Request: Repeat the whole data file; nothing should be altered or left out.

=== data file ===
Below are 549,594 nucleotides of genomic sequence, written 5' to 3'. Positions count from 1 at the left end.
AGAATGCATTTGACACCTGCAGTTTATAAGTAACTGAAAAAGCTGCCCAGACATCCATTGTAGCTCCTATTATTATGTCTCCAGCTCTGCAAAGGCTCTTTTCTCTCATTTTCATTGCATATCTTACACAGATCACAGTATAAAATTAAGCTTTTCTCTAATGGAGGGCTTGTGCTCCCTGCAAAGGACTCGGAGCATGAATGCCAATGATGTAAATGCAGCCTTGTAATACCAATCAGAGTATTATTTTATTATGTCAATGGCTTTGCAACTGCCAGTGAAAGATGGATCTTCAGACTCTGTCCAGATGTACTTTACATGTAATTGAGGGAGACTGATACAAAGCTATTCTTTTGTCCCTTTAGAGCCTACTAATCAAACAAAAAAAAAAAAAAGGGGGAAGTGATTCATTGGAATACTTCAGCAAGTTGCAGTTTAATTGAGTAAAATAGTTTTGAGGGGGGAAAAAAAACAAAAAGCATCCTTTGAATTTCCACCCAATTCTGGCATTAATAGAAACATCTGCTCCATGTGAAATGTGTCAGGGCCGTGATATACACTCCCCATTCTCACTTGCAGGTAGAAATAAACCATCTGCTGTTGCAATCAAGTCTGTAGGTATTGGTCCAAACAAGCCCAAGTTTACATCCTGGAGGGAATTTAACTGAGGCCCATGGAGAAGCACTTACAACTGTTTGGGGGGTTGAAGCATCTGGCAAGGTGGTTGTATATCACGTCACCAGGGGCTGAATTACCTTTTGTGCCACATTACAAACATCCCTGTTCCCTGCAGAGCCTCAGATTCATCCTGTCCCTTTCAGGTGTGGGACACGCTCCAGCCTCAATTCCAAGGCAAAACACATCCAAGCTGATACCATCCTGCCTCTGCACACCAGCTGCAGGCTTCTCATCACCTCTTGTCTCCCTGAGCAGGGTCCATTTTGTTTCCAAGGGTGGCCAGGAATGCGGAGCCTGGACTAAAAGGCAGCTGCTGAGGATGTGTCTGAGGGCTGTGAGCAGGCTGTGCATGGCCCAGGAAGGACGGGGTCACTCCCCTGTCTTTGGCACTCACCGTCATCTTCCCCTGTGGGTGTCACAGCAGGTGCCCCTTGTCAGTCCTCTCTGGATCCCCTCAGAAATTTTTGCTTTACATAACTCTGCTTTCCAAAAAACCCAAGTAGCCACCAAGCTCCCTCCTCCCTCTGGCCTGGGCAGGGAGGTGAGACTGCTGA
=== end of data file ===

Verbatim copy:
Below are 549,594 nucleotides of genomic sequence, written 5' to 3'. Positions count from 1 at the left end.
AGAATGCATTTGACACCTGCAGTTTATAAGTAACTGAAAAAGCTGCCCAGACATCCATTGTAGCTCCTATTATTATGTCTCCAGCTCTGCAAAGGCTCTTTTCTCTCATTTTCATTGCATATCTTACACAGATCACAGTATAAAATTAAGCTTTTCTCTAATGGAGGGCTTGTGCTCCCTGCAAAGGACTCGGAGCATGAATGCCAATGATGTAAATGCAGCCTTGTAATACCAATCAGAGTATTATTTTATTATGTCAATGGCTTTGCAACTGCCAGTGAAAGATGGATCTTCAGACTCTGTCCAGATGTACTTTACATGTAATTGAGGGAGACTGATACAAAGCTATTCTTTTGTCCCTTTAGAGCCTACTAATCAAACAAAAAAAAAAAAAAGGGGGAAGTGATTCATTGGAATACTTCAGCAAGTTGCAGTTTAATTGAGTAAAATAGTTTTGAGGGGGGAAAAAAAACAAAAAGCATCCTTTGAATTTCCACCCAATTCTGGCATTAATAGAAACATCTGCTCCATGTGAAATGTGTCAGGGCCGTGATATACACTCCCCATTCTCACTTGCAGGTAGAAATAAACCATCTGCTGTTGCAATCAAGTCTGTAGGTATTGGTCCAAACAAGCCCAAGTTTACATCCTGGAGGGAATTTAACTGAGGCCCATGGAGAAGCACTTACAACTGTTTGGGGGGTTGAAGCATCTGGCAAGGTGGTTGTATATCACGTCACCAGGGGCTGAATTACCTTTTGTGCCACATTACAAACATCCCTGTTCCCTGCAGAGCCTCAGATTCATCCTGTCCCTTTCAGGTGTGGGACACGCTCCAGCCTCAATTCCAAGGCAAAACACATCCAAGCTGATACCATCCTGCCTCTGCACACCAGCTGCAGGCTTCTCATCACCTCTTGTCTCCCTGAGCAGGGTCCATTTTGTTTCCAAGGGTGGCCAGGAATGCGGAGCCTGGACTAAAAGGCAGCTGCTGAGGATGTGTCTGAGGGCTGTGAGCAGGCTGTGCATGGCCCAGGAAGGACGGGGTCACTCCCCTGTCTTTGGCACTCACCGTCATCTTCCCCTGTGGGTGTCACAGCAGGTGCCCCTTGTCAGTCCTCTCTGGATCCCCTCAGAAATTTTTGCTTTACATAACTCTGCTTTCCAAAAAACCCAAGTAGCCACCAAGCTCCCTCCTCCCTCTGGCCTGGGCAGGGAGGTGAGACTGCTGA